Testimony given before the House Education and Career Readiness Committee on Senate Bill 216—5/22/18

NOTE: The Education and Career Readiness Committee of the Ohio House of Representatives today heard testimony on SB 216, a proposal that would make changes to the regulatory burden of Ohio’s public schools. Fordham’s Chad Aldis was a witness at this hearing and these are his written remarks.

Thank you, Chair Brenner, Vice Chair Slaby, Ranking Member Fedor, and House Education Committee members for giving me the opportunity to provide interested party testimony on Senate Bill 216.

My name is Chad Aldis, and I am the Vice President for Ohio Policy and Advocacy at the Thomas B. Fordham Institute. The Fordham Institute is an education-focused nonprofit that conducts research, analysis, and policy advocacy with offices in Columbus, Dayton, and Washington, D.C.

At Fordham, we’ve long believed that scrapping regulations that burden schools, have little to do with student learning, and restrict local flexibility and autonomy is a worthy undertaking. Over the past few years, Ohio legislators have taken small but commendable steps in providing regulatory relief for public schools.

Senate Bill 216 seeks to carry on this tradition, and it does so in a couple admirable ways. First, it provides flexibility around teacher licensing. Although licensing is viewed by many as a way to ensure minimum criteria around who teaches which courses, it also restricts the ability of school leaders to deploy staff in ways that meet organizational and student needs. SB 216 would allow superintendents to more effortlessly deploy teachers in grades and content areas in which they aren’t licensed, so long as certain conditions are met.

Second, the bill also makes a number of changes to Ohio’s teacher evaluation framework (OTES). In practice, many have found that OTES has created a tremendous amount of work and increased the testing load on students, without resulting in much differentiation of teacher performance. Therefore, it’s sensible to rework the framework to reduce testing and hopefully make it more helpful for educators.

The bill also does a few other worthy things of note that aren’t exactly deregulation. While maintaining the KRA for incoming kindergarten students (the as-introduced version eliminated it), the bill directs the Ohio Department of Education to recommend ways to streamline it. This is a valuable check to make sure the KRA is proving as useful as anticipated. On a separate front, SB 216 provides some cost relief for districts paying for College Credit Plus by requiring non-low-income parents to pay half of textbook costs. Finally, the legislation allows for our youngest students to take state assessments via paper and pencil. This seems reasonable if the goal is to figure out how much students know rather than how well they can use a keyboard.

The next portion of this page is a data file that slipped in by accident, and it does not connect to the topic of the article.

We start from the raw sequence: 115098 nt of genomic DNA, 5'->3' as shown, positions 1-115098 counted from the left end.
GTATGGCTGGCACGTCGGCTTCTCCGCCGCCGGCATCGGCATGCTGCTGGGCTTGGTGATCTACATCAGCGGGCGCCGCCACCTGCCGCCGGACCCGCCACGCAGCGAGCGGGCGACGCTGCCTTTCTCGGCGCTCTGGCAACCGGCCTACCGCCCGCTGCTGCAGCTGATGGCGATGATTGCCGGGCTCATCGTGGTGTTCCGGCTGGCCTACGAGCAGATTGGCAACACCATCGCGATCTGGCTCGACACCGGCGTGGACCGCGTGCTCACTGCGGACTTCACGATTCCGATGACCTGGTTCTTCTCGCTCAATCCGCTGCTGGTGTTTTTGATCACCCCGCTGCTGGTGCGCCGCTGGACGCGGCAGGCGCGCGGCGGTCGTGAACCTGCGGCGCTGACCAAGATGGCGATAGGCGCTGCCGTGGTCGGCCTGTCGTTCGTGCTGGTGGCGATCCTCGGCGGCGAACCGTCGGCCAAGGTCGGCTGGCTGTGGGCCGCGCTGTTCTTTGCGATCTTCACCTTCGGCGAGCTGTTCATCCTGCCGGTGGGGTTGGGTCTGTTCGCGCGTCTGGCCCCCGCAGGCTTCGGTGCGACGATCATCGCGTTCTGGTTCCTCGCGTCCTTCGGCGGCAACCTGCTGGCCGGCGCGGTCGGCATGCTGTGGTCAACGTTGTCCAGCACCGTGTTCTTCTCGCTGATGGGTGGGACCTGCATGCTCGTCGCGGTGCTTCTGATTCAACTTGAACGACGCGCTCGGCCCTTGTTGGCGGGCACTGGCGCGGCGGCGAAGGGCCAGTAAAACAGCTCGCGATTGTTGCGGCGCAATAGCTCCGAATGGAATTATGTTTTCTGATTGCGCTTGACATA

Despite these promising provisions, SB 216’s changes to the minimum “n-size” creates a big problem. Current Ohio law requires student performance data to be disaggregated into various subgroup categories, including by grade level, race, and socioeconomic status. This data is only publicly reported when there are at least ten students in the subgroup. SB 216 increases Ohio’s n-size from ten to thirty students for both reporting and accountability purposes.

This is wrong for two reasons.

First, it means that smaller schools will be exempt from the state’s accountability system. According to documents published with Ohio’s ESSA plan[1], 20 percent of community schools have fewer than thirty students in tested grades. Among dropout prevention and recovery schools, nearly 40 percent have fewer than thirty students in tested grades. Other schools—like those in sparsely populated rural areas—could also fall into this category. If SB 216 is passed as is, families in these areas would have access to far less data than their neighbors and friends whose children attend other schools. This would also severely undermine Ohio’s accountability system.

Second, increasing the state’s n-size would conceal from public view disaggregated data on children who are most apt to get lost in our school systems. Subgroups who have been historically underserved and overlooked—minority students, students with disabilities, and English language learners, to name a few—would be excluded from the state’s accountability system. Not only does this walk the state backwards in terms of civil rights and data transparency, it also removes an important incentive for schools to give all students the support and interventions they need.

Here’s a chart from Ohio’s ESSA plan estimating how many students from various subgroups would be included in the reporting framework at various n-sizes. At an n-size of thirty, more than 20 percent of students with disabilities and almost 50 percent of Hispanic and English learners would be buried.

Overall, there’s a lot to like about SB 216. But the provision to increase the state’s n-size must be removed. If it’s not, the legislature will significantly weaken the state’s accountability system and increase the likelihood that the performance of some of Ohio’s most challenged subgroups will be hidden from public view.


[1] The ESSA calculation was conducted as part of the discussion regarding the AMO, or gap closing measure, for which Ohio previously set an n-size of thirty. The analysis conducted as a result would apply to other accountability measures if the n-size was increased from the current ten to thirty.

 
 
Chad L. Aldis
Chad L. Aldis is the Vice President for Ohio Policy and Advocacy of the Thomas B. Fordham Institute.